Last year during Christmas I was on my third round of Clomid with an assurance from my doctor that I'd be "pregnant in no time." I'd get sad when I thought about it too much, and it definitely put a damper on my holiday season, but I was still sort of blissfully ignorant. I was a little worried that our move to VA might put us back a month or so, but I was hopeful. I thought, this is a new year, I'm going to go into it with determination and a positive attitude, and I'm going to get pregnant. That didn't happen.

Part of what has been so difficult is that now, a year later, I feel like I'm no closer than I was a year ago. Or at least not much closer. I did ovulate, so that's a little progress, but it took over a year just to make that happen. Now I know more about all the other hurdles I have to overcome, I've become disillusioned. On the worst days, I feel like there's no hope. Most days though, I'm pretty okay.

I think the holidays are worst because there's so much weight on the idea of family.  Before infertility, I'd see cute little families walking around, dressed to see Santa, picking out a tree, and think, it won't be long before I have a cute little family of my own to build traditions with. Now to see a cute little family all giddy with Christmas spirit, makes me sad... and a little bitter usually too. I don't know if I will ever get to take my child to take pictures on Santa's lap. I don't know if I will get to have traditions like giving PJs to my little ones on Christmas Eve for them to wear on Christmas morning. I think the want for family is intensified over the holidays.

So how do I make it though it? How do you survive the holidays with infertility? I think you try to pause and appreciate all of the blessings you do have. And even though I am hurting, I really do have a lot to be thankful for.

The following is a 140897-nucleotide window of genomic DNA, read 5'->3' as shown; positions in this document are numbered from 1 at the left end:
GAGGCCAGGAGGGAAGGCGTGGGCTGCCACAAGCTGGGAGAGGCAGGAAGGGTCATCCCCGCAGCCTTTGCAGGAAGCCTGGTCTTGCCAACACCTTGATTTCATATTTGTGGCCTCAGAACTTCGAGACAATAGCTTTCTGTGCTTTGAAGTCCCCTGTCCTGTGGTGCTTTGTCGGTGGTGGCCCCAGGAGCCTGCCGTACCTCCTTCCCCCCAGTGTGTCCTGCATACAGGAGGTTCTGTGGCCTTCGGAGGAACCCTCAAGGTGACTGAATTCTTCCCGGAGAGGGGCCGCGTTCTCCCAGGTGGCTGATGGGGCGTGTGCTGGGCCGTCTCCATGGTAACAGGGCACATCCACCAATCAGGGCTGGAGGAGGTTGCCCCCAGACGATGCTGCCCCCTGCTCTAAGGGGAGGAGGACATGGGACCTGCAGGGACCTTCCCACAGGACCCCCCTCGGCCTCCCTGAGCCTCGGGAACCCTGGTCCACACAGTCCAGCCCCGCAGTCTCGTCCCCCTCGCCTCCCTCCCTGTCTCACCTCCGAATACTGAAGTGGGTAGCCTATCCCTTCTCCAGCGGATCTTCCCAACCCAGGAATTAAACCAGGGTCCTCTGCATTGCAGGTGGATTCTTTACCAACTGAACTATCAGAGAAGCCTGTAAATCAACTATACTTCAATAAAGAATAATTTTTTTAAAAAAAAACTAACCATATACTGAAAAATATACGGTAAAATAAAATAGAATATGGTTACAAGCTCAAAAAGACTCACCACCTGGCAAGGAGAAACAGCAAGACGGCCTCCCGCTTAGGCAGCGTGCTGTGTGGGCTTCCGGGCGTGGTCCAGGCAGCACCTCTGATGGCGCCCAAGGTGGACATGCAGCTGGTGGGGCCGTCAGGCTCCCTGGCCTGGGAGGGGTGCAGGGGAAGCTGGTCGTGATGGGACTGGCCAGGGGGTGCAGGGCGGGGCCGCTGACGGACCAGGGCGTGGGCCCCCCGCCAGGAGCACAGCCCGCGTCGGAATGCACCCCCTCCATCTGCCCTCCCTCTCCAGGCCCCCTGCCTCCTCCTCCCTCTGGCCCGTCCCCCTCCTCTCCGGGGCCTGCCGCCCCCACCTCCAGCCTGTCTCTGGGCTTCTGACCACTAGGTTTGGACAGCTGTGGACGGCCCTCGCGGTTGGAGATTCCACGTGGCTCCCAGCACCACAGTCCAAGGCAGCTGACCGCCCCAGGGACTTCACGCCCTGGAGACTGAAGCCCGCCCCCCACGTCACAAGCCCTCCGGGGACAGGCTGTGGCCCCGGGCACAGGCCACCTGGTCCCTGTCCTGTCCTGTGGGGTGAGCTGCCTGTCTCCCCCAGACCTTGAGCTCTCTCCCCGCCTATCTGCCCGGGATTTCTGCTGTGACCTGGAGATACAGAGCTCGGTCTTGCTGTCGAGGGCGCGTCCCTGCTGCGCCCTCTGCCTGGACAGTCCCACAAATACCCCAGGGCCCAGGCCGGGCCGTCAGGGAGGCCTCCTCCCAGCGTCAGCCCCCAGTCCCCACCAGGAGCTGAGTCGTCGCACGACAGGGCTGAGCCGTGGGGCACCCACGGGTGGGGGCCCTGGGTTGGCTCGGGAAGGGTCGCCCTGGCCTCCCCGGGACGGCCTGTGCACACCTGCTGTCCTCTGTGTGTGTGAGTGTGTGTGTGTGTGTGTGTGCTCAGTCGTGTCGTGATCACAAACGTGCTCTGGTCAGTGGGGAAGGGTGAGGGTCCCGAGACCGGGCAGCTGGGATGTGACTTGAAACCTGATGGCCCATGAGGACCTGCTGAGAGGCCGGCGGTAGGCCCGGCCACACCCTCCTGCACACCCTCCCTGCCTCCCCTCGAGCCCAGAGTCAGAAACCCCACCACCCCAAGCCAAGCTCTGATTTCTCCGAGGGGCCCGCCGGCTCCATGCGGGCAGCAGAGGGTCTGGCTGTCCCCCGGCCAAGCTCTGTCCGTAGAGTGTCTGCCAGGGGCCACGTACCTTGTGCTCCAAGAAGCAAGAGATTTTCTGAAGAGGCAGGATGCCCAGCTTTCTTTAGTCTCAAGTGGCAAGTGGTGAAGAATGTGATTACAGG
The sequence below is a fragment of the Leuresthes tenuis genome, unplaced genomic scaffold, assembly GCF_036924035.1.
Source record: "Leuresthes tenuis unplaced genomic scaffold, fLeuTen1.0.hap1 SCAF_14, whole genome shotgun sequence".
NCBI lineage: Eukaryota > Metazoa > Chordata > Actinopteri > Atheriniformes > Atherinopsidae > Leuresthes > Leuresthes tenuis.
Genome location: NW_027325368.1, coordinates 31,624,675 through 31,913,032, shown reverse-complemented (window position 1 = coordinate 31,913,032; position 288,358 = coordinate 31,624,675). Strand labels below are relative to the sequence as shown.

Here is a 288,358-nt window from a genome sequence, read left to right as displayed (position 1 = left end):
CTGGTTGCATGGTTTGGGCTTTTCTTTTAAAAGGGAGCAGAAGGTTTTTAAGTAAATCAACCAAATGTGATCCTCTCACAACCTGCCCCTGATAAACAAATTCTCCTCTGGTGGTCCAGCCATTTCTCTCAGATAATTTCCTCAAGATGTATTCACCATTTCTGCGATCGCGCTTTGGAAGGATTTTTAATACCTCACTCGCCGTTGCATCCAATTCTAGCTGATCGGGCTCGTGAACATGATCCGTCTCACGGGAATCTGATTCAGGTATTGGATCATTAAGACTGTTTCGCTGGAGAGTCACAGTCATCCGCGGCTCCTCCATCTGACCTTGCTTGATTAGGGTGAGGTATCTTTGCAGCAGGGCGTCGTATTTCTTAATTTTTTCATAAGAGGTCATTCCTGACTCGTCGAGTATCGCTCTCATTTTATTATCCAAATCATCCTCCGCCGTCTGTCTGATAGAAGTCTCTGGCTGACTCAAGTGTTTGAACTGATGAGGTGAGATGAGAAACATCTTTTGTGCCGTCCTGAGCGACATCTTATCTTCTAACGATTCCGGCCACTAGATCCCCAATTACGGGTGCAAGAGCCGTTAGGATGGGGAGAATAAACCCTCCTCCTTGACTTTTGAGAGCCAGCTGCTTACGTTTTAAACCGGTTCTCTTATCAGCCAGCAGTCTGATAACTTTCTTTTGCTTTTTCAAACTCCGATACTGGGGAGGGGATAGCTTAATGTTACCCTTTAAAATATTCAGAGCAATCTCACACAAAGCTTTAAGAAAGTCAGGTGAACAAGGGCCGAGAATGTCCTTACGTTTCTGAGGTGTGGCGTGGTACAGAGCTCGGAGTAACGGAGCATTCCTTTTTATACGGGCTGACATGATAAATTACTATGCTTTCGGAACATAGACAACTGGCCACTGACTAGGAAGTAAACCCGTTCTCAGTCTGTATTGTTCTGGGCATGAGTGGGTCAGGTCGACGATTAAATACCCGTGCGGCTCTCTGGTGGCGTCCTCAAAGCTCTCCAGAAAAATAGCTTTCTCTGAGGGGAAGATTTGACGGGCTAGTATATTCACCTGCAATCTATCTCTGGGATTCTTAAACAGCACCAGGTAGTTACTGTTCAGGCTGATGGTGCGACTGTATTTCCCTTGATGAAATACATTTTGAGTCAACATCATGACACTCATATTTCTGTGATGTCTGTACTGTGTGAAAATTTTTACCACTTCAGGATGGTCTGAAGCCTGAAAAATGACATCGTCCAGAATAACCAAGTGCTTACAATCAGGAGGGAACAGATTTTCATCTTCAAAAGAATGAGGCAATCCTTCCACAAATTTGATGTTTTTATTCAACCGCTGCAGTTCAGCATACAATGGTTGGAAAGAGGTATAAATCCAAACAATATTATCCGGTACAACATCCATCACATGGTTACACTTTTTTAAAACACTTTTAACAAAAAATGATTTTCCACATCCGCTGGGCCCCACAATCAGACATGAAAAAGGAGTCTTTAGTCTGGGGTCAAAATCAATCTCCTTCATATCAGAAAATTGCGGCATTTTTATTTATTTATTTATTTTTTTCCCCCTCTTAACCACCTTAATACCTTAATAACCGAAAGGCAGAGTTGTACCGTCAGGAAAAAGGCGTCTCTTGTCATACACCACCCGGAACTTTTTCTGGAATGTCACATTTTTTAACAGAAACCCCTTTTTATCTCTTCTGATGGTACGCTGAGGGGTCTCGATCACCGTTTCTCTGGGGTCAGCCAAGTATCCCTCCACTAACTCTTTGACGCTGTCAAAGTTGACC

Saturday, December 8, 2012

The Worst Things to Say to Someone Struggling with Infertility

1. “You’re still so young; you have plenty of time.”
Firstly, brushing someone off is not helpful. Secondly, age will do nothing but hinder my ability to get pregnant, the older I get the more difficult getting pregnant will be.

2. “When are you going to have a baby?”
Prying into someones personal/reproductive business is always obnoxious, but when someone is struggling with infertility, it can be really painful.

3. “Well don't do anything extreme. You don't want to end up like Octomom.”
Extreme, like fertility drugs? Well, I don't ovulate without fertility drugs, so if I don't do anything "extreme" (barring a miracle) I will never conceive a baby. Believe me, I would really like not to have to take these sickness-inducing drugs.

4. “You should go on a vacation.”
Fertility treatments are expensive, so we couldn't afford a cruise to the Bahamas if we wanted to. Plus, we've tried pretty much everything at this point, we aren't really looking for suggestions, just support. 

5. “It's all in God's plan.”
Maybe everything does "happen for a reason" and all that, but this sort of implies that God has intended for you to cry yourself to sleep while you wait it out, or for your ovaries to be covered in cysts, or that you aren't fit be parents. In any case, it's just not what we want to hear.

6. “Ugh, I'm so bloated, I can't wait to have this baby out of me!” (or heartburn, or leg cramps, or any other pregnant lady complaint). You can't blame them, especially if they don't know what you're dealing with, but it still hurts to hear. In an infertile woman's eyes, a pregnant woman has everything, to hear them complaining is super annoying.